Profit companies

Opinion: Lack of corporate tax transparency is hurting Maine

This post originally appeared on the Maine Center for Economic Policy blog.

When corporations receive lucrative tax incentives and don’t pay their fair share of taxes, they profit from the hard work of Mainers and exploit the resources of our communities while undermining our prosperity.

At the national level, the data clearly shows massive corporate tax avoidance. For example, in 2020, 55 of the largest companies in the United States paid no taxes. This represents billions of dollars in lost federal revenue and also jeopardizes state resources, as Maine tax filings are based on numerous federal rules that allow businesses to avoid taxes.

Unfortunately, due to lack of transparency, we have very little information about how much tax corporations pay in Maine. We also know little about corporate tax incentives and whether corporations and businesses that avoid taxes also benefit from receiving tax incentives that could instead support our schools, roads and communities. This leaves us with an incomplete picture of economic development efforts in Maine, whether they are working and how they can be improved.

Information obtained by the Economic Policy Institute (EPI) from seven states reveals that more than 60% of companies operating there pay no income tax. Some of these non-taxable corporations were highly profitable, but between 11% and 27%, with over $1 billion in federal taxable income, pay little or nothing in income tax. We don’t know what those Maine numbers are because the data hasn’t been made public — but it should be.

Between 1989 and 2017, the state and local tax rate per dollar of corporate profits fell by one-third to one-half depending on how it’s measured. EPI estimates the resulting shortfall is at least $43 billion and possibly as much as $57 billion – resources that could have supported much-needed public investment in areas such as health care. , housing and recovery treatment. States have lost billions of dollars in revenue as a result of these cuts.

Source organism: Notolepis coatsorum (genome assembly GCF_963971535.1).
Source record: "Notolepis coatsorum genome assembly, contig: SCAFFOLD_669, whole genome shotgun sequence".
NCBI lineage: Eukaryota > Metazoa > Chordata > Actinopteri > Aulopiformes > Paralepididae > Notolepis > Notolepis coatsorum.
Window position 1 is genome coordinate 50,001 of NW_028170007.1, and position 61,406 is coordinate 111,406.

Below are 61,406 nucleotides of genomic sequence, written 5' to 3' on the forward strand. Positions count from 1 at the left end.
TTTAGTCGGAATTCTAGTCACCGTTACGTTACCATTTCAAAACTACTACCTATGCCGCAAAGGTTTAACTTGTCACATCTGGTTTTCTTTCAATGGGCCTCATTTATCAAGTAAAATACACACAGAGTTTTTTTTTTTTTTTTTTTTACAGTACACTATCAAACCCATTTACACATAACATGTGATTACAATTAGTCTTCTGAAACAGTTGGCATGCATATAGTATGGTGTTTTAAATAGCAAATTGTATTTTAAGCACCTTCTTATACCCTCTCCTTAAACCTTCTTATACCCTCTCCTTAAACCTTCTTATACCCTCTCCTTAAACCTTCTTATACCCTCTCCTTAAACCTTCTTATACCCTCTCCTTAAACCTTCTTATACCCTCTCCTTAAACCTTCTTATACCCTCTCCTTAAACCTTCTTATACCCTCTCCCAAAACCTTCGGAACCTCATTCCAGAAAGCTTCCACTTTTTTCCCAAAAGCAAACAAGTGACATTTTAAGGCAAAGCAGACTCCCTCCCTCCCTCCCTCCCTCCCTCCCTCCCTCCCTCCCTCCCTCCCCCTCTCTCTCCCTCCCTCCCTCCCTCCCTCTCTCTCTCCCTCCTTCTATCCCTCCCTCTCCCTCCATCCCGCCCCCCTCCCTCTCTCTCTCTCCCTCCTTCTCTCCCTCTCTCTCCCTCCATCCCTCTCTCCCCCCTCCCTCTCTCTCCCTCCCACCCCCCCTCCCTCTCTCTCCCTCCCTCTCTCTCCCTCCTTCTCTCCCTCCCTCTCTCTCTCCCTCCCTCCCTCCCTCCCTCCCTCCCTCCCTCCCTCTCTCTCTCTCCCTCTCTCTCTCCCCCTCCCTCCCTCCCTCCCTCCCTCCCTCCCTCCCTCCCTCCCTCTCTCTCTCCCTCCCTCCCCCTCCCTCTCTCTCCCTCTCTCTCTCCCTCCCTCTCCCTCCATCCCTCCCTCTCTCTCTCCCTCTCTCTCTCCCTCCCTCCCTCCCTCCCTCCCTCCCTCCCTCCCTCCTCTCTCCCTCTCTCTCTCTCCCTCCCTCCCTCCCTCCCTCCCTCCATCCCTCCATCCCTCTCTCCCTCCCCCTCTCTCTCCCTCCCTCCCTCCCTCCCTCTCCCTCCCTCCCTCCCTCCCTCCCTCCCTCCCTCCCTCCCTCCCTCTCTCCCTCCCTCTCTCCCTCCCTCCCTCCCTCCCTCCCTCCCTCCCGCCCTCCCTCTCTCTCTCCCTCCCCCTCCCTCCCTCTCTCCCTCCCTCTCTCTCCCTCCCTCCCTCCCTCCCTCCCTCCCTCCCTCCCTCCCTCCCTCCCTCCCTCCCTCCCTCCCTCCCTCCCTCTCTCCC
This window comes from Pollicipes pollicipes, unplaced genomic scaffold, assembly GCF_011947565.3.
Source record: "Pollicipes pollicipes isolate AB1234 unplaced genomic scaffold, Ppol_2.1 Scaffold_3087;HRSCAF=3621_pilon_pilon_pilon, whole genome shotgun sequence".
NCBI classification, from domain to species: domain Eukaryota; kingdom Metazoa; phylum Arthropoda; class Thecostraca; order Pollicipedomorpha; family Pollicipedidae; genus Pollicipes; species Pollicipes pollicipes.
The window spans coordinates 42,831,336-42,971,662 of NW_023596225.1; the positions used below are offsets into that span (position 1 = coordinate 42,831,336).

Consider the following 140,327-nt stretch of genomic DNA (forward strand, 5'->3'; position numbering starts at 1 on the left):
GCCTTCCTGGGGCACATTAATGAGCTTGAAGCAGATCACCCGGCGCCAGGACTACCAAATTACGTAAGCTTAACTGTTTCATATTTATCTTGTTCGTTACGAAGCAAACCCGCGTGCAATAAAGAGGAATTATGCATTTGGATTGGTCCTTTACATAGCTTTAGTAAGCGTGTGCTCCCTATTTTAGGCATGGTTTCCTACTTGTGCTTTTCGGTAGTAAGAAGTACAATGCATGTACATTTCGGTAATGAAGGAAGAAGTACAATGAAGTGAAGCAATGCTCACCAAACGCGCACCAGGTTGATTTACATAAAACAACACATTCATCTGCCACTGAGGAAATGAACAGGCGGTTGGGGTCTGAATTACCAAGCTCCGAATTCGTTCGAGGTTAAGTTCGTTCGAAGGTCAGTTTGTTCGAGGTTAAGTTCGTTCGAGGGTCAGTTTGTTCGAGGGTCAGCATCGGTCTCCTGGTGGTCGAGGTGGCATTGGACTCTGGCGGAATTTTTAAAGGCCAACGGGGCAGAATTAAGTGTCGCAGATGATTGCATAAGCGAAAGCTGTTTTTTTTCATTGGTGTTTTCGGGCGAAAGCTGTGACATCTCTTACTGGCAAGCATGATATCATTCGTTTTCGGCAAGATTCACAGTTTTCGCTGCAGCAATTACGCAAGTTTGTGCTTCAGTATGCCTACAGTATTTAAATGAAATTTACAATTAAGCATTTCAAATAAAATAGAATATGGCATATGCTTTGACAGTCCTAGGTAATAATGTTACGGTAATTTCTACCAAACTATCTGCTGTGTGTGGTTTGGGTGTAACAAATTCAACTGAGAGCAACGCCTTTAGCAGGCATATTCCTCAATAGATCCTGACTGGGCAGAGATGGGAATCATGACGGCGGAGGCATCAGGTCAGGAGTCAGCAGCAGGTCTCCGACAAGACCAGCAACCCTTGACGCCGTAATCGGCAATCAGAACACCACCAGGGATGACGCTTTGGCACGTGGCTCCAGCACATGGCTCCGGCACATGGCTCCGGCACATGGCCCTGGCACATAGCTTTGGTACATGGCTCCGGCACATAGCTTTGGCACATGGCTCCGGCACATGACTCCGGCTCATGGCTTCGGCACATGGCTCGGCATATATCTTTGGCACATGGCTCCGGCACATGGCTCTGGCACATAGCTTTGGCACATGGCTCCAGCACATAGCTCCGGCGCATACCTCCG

The erosion of corporate income tax revenues is not a reflection of declining profits – corporate profits have increased even as corporate tax revenues have fallen. State policy decisions over the past few decades have reduced corporate taxes and allowed them to exploit loopholes in our tax code to pay little or no tax. As corporations paid less tax, fewer dollars were invested in our communities to provide services and supports and invest in areas like education and infrastructure.

Another recent report from Good Jobs First finds that Maine’s transparency on business tax incentives ranks among the worst in the nation. Based on a review of five Maine business tax incentives expected to cost Maine taxpayers more than $96 million in FY23, minimal transparency was found in a number of categories. , notably :

  • place, year and nature of the projects
  • whether applications and project proposals are publicly available for review
  • type of company and parent company of the winners
  • grant awarded and grant disbursed/claimed
  • number of jobs planned versus actual jobs created
  • projected wages versus actual wages
  • planned and actual capital investment reports
  • whether the program data is clear and easy to obtain

Lack of transparency undermines accountability. If information about corporate tax incentives is kept secret, how can we assess whether the programs are achieving their goal of creating jobs, promoting innovation, or raising wages? Or compare the public costs of providing tax incentives with the benefits to our communities and our workforce? We also can’t see if companies are holding up their end of the bargain by making the promised investments.

Addressing these issues begins with greater transparency of how much tax companies pay and how much they receive in tax incentives. It’s time to make sure they pay their fair share in Maine. We can start by making information about corporate taxes and corporate tax incentives public – we deserve to see what corporations pay in taxes.

Photo: Mike Mozart, Creative Commons via Flickr